The Battle Above the Game Table

By Chris Kluwe

An interesting thing I have noticed while testing Twilight of the Gods over the past five years is that the game places a very high premium on not merely reacting to what your opponent is doing, but also on "reading" their preferred play style. Much as poker players try to get a read on their opponents, this aspect is something we deliberately designed into the gameplay and watching it play out across the table is always entertaining.

So what do I mean by "reading their preferred playstyle?"

Well, one thing that differentiates Twilight of the Gods (TotG) from other card games in the collectible/expandable milieu is that TotG is as much about playing the other person as it is about playing the cards you draw. Again, the comparison to poker is remarkable: In poker, great players win not just by knowing their odds of drawing to a specific combination of cards, but also by deducing when their opponent is bluffing, slow-playing, or just lucked into a winning hand from a losing hand (so now you must cut your losses). Is your opponent ahead and taking advantage of that by pushing you around even if you're not sure they've got the goods? Or is your opponent down in a psychological rough patch after a setback of some sort that you can take advantage of?

Twilight of the Gods demo

Chris Kluwe (right) demonstrates Twilight of the Gods at BGG.con

Gameplay Auguries

In TotG, similar calculations apply based on your opponent's playing style. Are you playing against an opponent who likes to trade lots of cards early, setting up their resources for mid- and late-game dominance? Are you playing against an opponent who won't trade multiple cards for fear of giving away too much of an advantage, prolonging the early game? Is your opponent someone who likes to Manifest frequently, meaning you should seek out more Forced Trades and Seizes, to throw off their traps? Are you playing against a player who just loves getting creatures on the field, and isn't too worried about what they trade away to get them placed? Can you bluff/convince your opponent into taking a trade that doesn't seem disadvantageous for them at first, but sets you up for a huge play later on?

Each such example affects how the game itself plays out, and that is just from focusing on one aspect – accumulating resources! The same thing applies with the TotG Sacrifice mechanic, too.

Is your opponent someone who Sacrifices early and often, trusting that they'll still be able to apply pressure later into the game, despite being behind on resources? Is your opponent someone who never Sacrifices until the very end, saving their resources for one last surge, but leaving themselves vulnerable to early pressure? Can you gall your opponent into Sacrificing to stop a card that you deliberately played in order to entice them into giving up resources as a seemingly worth-it countermeasure, or do they accept that momentary disadvantage and then try to make you face the same dilemma during the next turn?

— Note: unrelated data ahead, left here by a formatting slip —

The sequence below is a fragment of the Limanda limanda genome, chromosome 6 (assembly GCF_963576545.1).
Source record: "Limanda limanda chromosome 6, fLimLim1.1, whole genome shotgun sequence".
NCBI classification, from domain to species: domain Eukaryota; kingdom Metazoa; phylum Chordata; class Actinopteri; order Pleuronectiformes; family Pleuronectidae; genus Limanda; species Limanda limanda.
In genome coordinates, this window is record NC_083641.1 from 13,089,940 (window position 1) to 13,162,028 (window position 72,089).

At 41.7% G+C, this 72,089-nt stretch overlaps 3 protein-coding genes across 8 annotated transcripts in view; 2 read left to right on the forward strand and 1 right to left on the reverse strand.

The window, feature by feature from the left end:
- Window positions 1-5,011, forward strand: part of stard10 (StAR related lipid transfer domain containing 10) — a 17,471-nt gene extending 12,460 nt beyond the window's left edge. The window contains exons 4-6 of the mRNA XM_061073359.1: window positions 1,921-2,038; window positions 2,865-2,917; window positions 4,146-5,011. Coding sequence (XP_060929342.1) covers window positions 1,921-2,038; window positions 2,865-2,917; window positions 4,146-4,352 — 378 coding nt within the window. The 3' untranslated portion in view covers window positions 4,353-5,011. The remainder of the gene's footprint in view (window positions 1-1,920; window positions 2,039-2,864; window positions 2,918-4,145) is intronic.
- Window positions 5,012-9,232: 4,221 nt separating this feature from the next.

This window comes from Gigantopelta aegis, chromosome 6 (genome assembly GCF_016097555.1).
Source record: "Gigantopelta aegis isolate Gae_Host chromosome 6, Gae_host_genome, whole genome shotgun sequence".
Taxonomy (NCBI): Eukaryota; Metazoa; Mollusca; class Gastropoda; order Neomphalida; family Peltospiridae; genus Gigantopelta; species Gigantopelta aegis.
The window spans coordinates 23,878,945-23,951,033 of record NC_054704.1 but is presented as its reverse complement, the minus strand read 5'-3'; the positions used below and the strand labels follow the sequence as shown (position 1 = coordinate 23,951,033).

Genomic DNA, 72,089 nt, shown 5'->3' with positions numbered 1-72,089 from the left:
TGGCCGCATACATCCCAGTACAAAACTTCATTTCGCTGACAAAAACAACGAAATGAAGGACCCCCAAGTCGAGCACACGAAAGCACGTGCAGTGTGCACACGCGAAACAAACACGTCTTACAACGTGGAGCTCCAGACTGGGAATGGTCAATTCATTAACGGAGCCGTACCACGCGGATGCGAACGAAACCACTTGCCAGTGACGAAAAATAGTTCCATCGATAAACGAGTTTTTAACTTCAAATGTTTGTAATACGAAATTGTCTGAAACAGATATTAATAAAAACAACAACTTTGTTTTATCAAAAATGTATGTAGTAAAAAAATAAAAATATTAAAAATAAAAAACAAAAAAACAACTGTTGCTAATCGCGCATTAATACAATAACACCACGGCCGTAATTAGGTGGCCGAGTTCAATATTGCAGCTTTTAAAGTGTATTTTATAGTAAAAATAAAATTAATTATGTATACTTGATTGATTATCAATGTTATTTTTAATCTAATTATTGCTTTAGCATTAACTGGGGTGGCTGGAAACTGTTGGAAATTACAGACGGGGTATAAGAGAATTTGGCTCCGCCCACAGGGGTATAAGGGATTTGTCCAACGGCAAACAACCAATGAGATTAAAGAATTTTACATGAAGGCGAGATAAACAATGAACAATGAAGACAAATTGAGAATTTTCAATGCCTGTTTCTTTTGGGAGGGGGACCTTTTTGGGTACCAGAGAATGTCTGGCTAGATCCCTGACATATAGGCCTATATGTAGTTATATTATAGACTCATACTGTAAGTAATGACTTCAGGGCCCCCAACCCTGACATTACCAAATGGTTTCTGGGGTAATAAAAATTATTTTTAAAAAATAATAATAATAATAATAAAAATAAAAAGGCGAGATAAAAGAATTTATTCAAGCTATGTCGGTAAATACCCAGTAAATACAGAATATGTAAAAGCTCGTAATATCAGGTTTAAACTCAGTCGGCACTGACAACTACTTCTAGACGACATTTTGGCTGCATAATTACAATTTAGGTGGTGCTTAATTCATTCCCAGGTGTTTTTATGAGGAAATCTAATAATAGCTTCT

Twilight of the Gods demo

Publisher Alan Emrich (left) and designer Chris Kluwe (right) playing Twilight of the Gods

The Usual Suspects

Within our playgroup, each player has developed their distinctive playstyle, and I'm sure that's also true for your playgroup! You must account for these playstyles if you want to maximize your chances of winning. Some of them are aggressive, others are defensive; there are those who Sacrifice early and those who Sacrifice late. Two players playing with the exact same deck will bring their wildly differing playstyles to it which leads to wildly different game outcomes. It is this combination of deck and player variability that I think the TotG team is most proud of cultivating because it means when you beat another player, you had to beat them, not just the random draws of cards in your respective decks.

Ultimately, no matter how you build your deck, no matter what cards you include, you must take into account the human element across the table from you as well. This is what has kept TotG fresh for us on its development team even after 5+ years of working steadily on it. I'm still just as excited to sit down and test cards, even old cards that I know like the back of my hand, because it is what my opponent might try to do with them that makes or breaks the game. I know that I am matching my wits against another living, thinking person, and if I can read them better than they can read me, I can probably win.

Therefore, when you find yourself playing Twilight of the Gods against your friends, co-workers, or even someone you just met at your local game store, remember that in this game, you don't just play the odds; you must play the other player every single game.